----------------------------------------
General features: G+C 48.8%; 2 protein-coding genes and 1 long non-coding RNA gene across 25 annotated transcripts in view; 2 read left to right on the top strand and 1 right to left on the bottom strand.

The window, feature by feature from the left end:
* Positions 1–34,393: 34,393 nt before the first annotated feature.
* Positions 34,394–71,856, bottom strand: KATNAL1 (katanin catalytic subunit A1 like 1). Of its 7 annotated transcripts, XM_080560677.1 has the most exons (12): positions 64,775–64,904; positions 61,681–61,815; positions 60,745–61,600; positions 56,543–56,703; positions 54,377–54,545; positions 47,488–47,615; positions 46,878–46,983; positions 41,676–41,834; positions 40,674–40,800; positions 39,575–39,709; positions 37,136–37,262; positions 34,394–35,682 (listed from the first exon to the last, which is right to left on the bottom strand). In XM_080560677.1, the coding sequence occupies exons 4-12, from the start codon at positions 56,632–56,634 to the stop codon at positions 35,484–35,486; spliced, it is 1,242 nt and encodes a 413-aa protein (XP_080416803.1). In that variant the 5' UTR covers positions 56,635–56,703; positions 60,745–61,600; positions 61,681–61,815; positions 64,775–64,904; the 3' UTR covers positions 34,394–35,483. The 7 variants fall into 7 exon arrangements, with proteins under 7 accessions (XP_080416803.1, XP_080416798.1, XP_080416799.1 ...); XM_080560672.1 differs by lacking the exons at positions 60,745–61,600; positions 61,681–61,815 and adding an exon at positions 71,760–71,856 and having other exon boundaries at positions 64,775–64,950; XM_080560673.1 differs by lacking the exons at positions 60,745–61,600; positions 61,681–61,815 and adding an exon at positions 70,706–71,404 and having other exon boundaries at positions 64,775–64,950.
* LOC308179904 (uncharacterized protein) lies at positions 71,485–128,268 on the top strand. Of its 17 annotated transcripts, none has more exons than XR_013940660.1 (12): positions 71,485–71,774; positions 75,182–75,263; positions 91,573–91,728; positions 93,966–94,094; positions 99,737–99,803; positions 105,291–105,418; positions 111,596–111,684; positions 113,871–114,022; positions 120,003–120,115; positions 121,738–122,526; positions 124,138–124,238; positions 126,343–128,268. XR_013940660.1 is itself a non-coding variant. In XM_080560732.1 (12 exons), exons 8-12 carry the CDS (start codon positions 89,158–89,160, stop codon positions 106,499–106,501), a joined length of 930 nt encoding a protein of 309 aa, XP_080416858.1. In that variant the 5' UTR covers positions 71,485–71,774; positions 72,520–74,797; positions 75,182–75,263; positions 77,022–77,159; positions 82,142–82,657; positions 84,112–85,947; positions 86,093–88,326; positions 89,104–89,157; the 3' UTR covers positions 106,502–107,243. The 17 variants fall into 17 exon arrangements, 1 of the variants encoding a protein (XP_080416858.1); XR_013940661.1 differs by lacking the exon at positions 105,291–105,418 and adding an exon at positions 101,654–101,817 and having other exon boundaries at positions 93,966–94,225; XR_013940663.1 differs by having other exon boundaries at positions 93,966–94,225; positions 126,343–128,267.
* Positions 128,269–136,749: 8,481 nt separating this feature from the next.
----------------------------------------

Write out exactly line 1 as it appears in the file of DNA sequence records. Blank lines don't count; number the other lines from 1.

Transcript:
General features: G+C 48.8%; 2 protein-coding genes and 1 long non-coding RNA gene across 25 annotated transcripts in view; 2 read left to right on the top strand and 1 right to left on the bottom strand.